.hiddenContent {
        opacity: 0;

      You have to remove the height and margin. But I’m not sure if that’s what you want, because your comment wasn’t that clear.

      • Rick says:

        Thanks Louis. Very much appreciated you understood my poor question perfectly and yes thats exactly what I wanted. Thank you!

  41. J says:

    Why not just set height and width to 0 on the element that has visibility:none? Not perfect, but it won’t take up any room on the screen and will allow transitions.

  42. میلاد (Mila) says:

    Generally when people are trying to animate display: none what they really want is:

    Fade content in, and
    Have the item not take up space in the document when hidden
    Most popular answers use visibility, which can only achieve the first goal, but luckily it’s just as easy to achieve both by using position.

    Since position: absolute removes the element from typing document flow spacing, you can toggle between position: absolute and position: static (global default), combined with opacity. See the below example.

    .content-page {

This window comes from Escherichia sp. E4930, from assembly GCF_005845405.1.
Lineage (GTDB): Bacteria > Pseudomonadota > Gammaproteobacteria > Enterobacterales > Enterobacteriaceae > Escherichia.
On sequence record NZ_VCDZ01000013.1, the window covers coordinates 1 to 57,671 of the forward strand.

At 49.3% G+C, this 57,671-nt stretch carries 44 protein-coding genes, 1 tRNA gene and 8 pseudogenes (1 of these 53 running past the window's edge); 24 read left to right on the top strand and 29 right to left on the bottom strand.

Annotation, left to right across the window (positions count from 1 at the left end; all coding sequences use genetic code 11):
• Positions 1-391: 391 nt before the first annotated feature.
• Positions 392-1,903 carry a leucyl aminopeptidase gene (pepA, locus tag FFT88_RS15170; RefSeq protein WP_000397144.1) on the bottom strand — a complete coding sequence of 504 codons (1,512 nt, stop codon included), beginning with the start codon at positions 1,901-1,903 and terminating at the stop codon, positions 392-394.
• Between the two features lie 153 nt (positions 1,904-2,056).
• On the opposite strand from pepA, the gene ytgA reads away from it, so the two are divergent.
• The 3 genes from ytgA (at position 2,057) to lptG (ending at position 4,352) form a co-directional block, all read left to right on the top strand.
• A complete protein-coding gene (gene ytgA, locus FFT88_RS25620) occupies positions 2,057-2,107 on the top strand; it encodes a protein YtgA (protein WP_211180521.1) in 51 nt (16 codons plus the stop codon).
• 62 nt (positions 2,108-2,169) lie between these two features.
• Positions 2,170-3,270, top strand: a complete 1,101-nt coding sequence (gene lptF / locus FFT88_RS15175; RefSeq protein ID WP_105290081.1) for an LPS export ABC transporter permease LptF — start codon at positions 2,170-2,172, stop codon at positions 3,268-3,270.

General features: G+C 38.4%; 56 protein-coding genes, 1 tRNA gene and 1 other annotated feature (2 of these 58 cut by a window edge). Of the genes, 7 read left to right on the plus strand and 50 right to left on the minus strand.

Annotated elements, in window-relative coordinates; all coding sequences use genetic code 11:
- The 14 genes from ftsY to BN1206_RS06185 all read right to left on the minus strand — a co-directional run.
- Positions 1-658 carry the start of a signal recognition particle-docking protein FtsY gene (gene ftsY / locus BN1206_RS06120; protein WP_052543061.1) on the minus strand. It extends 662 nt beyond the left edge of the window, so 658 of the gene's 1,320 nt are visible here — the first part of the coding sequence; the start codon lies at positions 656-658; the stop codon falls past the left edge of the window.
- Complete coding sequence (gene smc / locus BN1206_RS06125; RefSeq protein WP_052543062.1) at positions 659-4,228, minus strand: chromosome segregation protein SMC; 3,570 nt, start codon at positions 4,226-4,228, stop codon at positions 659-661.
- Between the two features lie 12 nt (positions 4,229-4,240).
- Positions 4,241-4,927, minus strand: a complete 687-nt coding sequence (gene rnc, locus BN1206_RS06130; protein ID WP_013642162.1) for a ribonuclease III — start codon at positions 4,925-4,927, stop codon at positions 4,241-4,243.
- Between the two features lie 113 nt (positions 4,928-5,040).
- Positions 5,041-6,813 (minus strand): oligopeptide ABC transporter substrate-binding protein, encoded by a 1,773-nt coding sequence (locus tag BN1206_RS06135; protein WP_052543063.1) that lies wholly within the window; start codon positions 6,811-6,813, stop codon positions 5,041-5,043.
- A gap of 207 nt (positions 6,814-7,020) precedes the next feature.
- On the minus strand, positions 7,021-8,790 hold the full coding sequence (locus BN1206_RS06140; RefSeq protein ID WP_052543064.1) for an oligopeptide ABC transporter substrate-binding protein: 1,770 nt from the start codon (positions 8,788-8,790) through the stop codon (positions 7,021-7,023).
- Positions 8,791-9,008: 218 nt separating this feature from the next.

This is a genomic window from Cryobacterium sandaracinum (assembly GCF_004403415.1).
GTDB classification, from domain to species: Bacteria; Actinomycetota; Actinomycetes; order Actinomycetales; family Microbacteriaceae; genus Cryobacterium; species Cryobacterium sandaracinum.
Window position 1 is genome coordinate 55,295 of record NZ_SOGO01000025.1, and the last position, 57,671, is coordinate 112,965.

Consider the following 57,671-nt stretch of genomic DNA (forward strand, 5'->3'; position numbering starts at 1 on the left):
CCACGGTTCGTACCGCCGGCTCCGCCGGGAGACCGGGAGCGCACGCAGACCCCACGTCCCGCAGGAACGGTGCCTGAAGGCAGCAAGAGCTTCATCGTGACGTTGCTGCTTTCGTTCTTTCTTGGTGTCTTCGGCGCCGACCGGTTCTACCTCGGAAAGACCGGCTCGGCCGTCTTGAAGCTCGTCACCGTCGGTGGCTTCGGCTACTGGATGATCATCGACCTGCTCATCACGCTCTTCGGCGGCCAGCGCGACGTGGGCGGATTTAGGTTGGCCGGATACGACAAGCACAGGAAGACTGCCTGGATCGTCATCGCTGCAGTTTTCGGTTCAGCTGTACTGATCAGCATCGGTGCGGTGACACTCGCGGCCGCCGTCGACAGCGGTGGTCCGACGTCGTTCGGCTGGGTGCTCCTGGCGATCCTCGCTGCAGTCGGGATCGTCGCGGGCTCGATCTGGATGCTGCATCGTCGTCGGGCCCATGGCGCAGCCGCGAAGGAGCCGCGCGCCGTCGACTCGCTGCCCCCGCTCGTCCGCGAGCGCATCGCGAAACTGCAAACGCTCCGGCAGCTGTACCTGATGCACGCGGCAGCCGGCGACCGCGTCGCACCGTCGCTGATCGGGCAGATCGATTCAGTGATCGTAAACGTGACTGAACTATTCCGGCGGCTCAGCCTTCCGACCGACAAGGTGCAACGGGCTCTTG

opacity: 0;
    } {
      position: static;
      opacity: 1;
      transition: opacity 1s linear;


  43. Daniel Flego says:

    How bout in reverse, starting with the display: none; then display: block.

    • The final demo on the page does that when you click the button a second time.

      • Daniel Flego says:

        I mean starting with nothing then appearing, like as in a drop down box style if that makes sense. I tried reversing some of the properties around(like putting the box values in the hidden and visa versa and adjusting the js) but it doesn’t seem to register in the same way.

        I’m making a header with a toggle button in it that when clicked has a unordered list with a bunch of lists in it appear underneath the header that display the menu.

        I’ve got it all working I just want to add a sliding transition effect as the unordered list appears.

        • That’s not exactly what this code in the article is about. Maybe if you send me a CodePen demo or something, then I can help, but this article is attempting to solve a specific problem.

          Your issue is just making something slide down, which is just a matter of adding some CSS and JS similar to what jQuery animations do.

  44. imaniy says:

    Can you advise how to hide that yellow box by default and show it by pressing the button?

  45. Krushnakant says:

    I want to apply this animation in Table of Contents but it does not work well. the transition was not showing properly. are you have any other method to show the transition.

  46. Daniel says:

    There is an example by Marco Peralta at CodePen. I mixed it up with your’s, to eliminate the setTimeout() function.